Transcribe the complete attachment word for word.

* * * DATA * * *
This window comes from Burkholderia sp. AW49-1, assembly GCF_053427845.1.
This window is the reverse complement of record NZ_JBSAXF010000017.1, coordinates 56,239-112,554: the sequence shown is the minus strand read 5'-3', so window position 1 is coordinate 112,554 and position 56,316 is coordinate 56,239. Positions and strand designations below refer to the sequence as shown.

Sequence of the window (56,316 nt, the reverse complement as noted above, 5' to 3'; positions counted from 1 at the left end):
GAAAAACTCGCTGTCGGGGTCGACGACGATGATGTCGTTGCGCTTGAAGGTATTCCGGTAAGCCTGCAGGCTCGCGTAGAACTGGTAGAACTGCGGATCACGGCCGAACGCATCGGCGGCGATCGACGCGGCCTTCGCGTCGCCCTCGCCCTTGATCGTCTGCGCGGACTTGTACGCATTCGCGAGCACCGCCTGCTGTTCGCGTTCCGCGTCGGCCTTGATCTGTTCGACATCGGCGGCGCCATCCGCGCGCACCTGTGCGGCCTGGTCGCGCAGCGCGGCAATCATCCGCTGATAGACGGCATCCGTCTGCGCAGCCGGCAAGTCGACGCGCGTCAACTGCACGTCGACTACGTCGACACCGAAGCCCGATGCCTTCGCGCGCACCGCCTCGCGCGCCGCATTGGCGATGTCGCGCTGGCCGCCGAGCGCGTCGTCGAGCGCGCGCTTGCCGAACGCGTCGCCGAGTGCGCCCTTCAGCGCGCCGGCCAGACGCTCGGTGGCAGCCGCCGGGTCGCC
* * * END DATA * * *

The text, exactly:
This window comes from Burkholderia sp. AW49-1, assembly GCF_053427845.1.
This window is the reverse complement of record NZ_JBSAXF010000017.1, coordinates 56,239-112,554: the sequence shown is the minus strand read 5'-3', so window position 1 is coordinate 112,554 and position 56,316 is coordinate 56,239. Positions and strand designations below refer to the sequence as shown.

Sequence of the window (56,316 nt, the reverse complement as noted above, 5' to 3'; positions counted from 1 at the left end):
GAAAAACTCGCTGTCGGGGTCGACGACGATGATGTCGTTGCGCTTGAAGGTATTCCGGTAAGCCTGCAGGCTCGCGTAGAACTGGTAGAACTGCGGATCACGGCCGAACGCATCGGCGGCGATCGACGCGGCCTTCGCGTCGCCCTCGCCCTTGATCGTCTGCGCGGACTTGTACGCATTCGCGAGCACCGCCTGCTGTTCGCGTTCCGCGTCGGCCTTGATCTGTTCGACATCGGCGGCGCCATCCGCGCGCACCTGTGCGGCCTGGTCGCGCAGCGCGGCAATCATCCGCTGATAGACGGCATCCGTCTGCGCAGCCGGCAAGTCGACGCGCGTCAACTGCACGTCGACTACGTCGACACCGAAGCCCGATGCCTTCGCGCGCACCGCCTCGCGCGCCGCATTGGCGATGTCGCGCTGGCCGCCGAGCGCGTCGTCGAGCGCGCGCTTGCCGAACGCGTCGCCGAGTGCGCCCTTCAGCGCGCCGGCCAGACGCTCGGTGGCAGCCGCCGGGTCGCC